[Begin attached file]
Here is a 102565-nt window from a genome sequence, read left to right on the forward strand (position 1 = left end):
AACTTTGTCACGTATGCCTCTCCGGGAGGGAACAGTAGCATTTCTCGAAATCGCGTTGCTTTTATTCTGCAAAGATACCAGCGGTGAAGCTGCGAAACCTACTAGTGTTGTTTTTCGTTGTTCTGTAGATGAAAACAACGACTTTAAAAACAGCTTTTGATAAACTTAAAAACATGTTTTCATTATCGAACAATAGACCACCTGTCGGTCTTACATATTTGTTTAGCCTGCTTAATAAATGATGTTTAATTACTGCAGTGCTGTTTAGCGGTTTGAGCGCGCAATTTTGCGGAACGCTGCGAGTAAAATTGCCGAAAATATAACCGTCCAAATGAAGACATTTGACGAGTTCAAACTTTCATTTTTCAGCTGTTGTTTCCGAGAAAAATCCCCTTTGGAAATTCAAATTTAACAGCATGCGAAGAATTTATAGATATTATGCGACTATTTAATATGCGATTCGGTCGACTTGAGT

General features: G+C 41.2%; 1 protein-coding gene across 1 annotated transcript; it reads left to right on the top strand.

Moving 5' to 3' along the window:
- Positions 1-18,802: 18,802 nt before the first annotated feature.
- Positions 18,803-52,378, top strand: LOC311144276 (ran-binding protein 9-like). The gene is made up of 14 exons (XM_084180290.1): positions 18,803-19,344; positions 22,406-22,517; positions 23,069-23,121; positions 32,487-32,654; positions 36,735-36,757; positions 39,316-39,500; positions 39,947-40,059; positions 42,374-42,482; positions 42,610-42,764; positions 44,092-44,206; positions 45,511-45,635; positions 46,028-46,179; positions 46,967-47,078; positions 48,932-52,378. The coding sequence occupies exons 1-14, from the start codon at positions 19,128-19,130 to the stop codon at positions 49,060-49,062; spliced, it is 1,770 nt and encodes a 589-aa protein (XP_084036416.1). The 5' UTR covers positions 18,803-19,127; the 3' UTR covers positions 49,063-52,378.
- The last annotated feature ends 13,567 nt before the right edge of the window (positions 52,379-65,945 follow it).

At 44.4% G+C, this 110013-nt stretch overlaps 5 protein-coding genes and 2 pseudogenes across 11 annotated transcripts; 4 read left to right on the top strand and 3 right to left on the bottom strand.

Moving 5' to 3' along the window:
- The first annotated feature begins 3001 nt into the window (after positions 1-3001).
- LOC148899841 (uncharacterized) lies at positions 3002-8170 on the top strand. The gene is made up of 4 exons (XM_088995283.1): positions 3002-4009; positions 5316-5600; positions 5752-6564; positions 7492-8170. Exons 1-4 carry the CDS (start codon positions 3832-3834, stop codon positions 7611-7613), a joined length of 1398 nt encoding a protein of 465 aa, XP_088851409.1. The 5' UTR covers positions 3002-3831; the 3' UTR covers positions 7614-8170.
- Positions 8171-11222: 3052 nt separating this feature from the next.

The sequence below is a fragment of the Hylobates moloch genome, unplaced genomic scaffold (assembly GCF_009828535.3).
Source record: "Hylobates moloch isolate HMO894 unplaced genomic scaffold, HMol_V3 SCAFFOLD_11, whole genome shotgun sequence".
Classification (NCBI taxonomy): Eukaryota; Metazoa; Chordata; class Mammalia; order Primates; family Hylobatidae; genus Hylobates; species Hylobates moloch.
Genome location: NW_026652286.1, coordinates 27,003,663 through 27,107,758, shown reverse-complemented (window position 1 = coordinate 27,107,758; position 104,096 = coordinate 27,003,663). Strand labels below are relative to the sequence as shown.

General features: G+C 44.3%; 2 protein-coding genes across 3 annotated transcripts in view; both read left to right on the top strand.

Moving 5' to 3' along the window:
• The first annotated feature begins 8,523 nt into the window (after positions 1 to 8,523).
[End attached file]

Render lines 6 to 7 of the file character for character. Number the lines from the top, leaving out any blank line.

- Positions 18,803-52,378, top strand: LOC311144276 (ran-binding protein 9-like). The gene is made up of 14 exons (XM_084180290.1): positions 18,803-19,344; positions 22,406-22,517; positions 23,069-23,121; positions 32,487-32,654; positions 36,735-36,757; positions 39,316-39,500; positions 39,947-40,059; positions 42,374-42,482; positions 42,610-42,764; positions 44,092-44,206; positions 45,511-45,635; positions 46,028-46,179; positions 46,967-47,078; positions 48,932-52,378. The coding sequence occupies exons 1-14, from the start codon at positions 19,128-19,130 to the stop codon at positions 49,060-49,062; spliced, it is 1,770 nt and encodes a 589-aa protein (XP_084036416.1). The 5' UTR covers positions 18,803-19,127; the 3' UTR covers positions 49,063-52,378.
- The last annotated feature ends 13,567 nt before the right edge of the window (positions 52,379-65,945 follow it).